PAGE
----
“With over 69 accessible beaches and average temps ranging between 75°F – 85°F, it is no wonder that an estimated 4.5 million people come to Oahu each year,” wrote Assistant Regional Representative Suzie (@RARepUSSouthW) back in March. “However, beneath our pristine beaches and pineapple filled drinks lies a deeper economical and social problem that seems to be getting worse each year as the cost of living and lack of government assisted programs make residing in Hawaii a dream of the past.”
According to a 2014 report, the state of Hawaii ranked highest among all 50 states for homeless residents per capita, with nearly 7,000 displaced citizens — some 70 percent of whom reside in Oahu alone. But despite the growing numbers, explained Suzie, real help is unusually hard to find.
“The number of available beds at shelters is very limited… practically non-existent to families in need,” she reported. But it wasn’t enough to lament the facts and post a call to action on a social media channel — instead, Suzie decided to partner up with her daughter, some fellow volunteers, and a bright young woman named Raina Whiting (founder of the grassroots effort In The Streets) to make some real waves.
After receiving Random Acts funding to complete their project, the group purchased a number of tents, sleeping bags, mattresses, and propane tanks from a local sporting goods store and headed out to a small subsection of Honolulu to begin distributing their items to families and individuals in need.
“I quickly realized I had underestimated the gravity and magnitude of the problem,” recalled Suzie upon driving through the makeshift neighborhood. “To see that less than a mile from my office was a very large community of homeless families was mind blowing and a little overwhelming to say the least.”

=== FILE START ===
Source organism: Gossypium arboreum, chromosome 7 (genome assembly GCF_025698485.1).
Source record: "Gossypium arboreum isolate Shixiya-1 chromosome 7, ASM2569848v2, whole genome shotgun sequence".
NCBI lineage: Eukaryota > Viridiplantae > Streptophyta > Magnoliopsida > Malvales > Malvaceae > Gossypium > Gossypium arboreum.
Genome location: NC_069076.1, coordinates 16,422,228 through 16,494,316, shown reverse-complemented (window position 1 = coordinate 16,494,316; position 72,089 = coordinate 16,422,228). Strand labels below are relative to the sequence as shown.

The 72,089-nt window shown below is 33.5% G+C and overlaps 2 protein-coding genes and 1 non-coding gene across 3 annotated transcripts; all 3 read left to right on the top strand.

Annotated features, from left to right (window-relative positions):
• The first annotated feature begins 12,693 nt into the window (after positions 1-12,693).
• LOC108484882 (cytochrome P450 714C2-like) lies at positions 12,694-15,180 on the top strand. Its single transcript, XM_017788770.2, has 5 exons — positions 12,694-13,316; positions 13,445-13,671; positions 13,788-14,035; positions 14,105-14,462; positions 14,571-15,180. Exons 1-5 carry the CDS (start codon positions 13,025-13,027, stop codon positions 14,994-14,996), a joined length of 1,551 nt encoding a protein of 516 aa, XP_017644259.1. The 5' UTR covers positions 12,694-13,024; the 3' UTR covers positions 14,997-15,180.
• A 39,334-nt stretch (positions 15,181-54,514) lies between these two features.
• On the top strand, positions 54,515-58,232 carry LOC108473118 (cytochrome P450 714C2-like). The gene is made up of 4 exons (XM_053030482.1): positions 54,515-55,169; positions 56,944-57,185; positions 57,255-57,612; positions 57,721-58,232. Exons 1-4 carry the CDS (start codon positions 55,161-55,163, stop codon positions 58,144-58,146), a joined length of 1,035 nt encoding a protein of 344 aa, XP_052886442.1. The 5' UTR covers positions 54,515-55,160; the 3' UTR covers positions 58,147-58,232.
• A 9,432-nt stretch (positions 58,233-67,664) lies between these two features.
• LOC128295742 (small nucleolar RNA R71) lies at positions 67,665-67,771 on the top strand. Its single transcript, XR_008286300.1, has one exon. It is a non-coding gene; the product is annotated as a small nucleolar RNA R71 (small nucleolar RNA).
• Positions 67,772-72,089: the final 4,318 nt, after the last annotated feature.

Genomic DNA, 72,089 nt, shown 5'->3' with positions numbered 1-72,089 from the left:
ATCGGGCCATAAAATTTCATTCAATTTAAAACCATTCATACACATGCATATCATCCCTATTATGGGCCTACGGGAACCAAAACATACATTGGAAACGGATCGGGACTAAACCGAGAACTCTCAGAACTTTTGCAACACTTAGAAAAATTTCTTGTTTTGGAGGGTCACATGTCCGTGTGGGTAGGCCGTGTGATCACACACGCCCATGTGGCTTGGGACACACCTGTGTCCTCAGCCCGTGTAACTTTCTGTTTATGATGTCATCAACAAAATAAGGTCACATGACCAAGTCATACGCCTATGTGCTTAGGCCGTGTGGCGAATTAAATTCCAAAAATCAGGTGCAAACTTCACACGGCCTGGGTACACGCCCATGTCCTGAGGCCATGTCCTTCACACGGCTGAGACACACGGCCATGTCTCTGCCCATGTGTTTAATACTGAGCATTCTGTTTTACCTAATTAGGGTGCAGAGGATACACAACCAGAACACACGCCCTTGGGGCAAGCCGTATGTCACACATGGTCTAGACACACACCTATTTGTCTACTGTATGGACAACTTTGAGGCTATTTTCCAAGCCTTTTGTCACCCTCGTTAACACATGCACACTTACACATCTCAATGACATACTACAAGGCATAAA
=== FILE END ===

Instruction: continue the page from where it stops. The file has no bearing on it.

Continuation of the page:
Although the youngest residents were timid at first, Suzie and her fellow volunteers eventually handed out all of their goods, including an extra gift for a kindhearted woman who had volunteered to help pass out items and was trying to go to college herself.
“I happened to have a bag of books that I had just finished,” recalled Suzie, “and she graciously took them all and was thrilled. She began reading one of the books immediately.”
After meeting several large families who were all trying to sleep in two small tents, the volunteers decided to give away the remaining items in full.
“They were all trying to sleep in one tent and a second tent … [made] from tarps,” said Suzie. “We quickly made the decision to gift them [a] tent, sleeping bag, a stove and a portable toilet, and two air mattresses so the kids could sleep on something soft.” With another baby on the way, Suzie explained, it was the right thing to do.
After meeting with so many families and receiving requests for diapers and shoes, the group made the decision to pursue further acts of kindness for the displaced community.
“To meet these people first hand, is to truly understand their plights,” said Suzie. “Just knowing we were able to do something kind for these families made me feel that though it was [the first of many projects], it was needed. A kind act can go a long way.”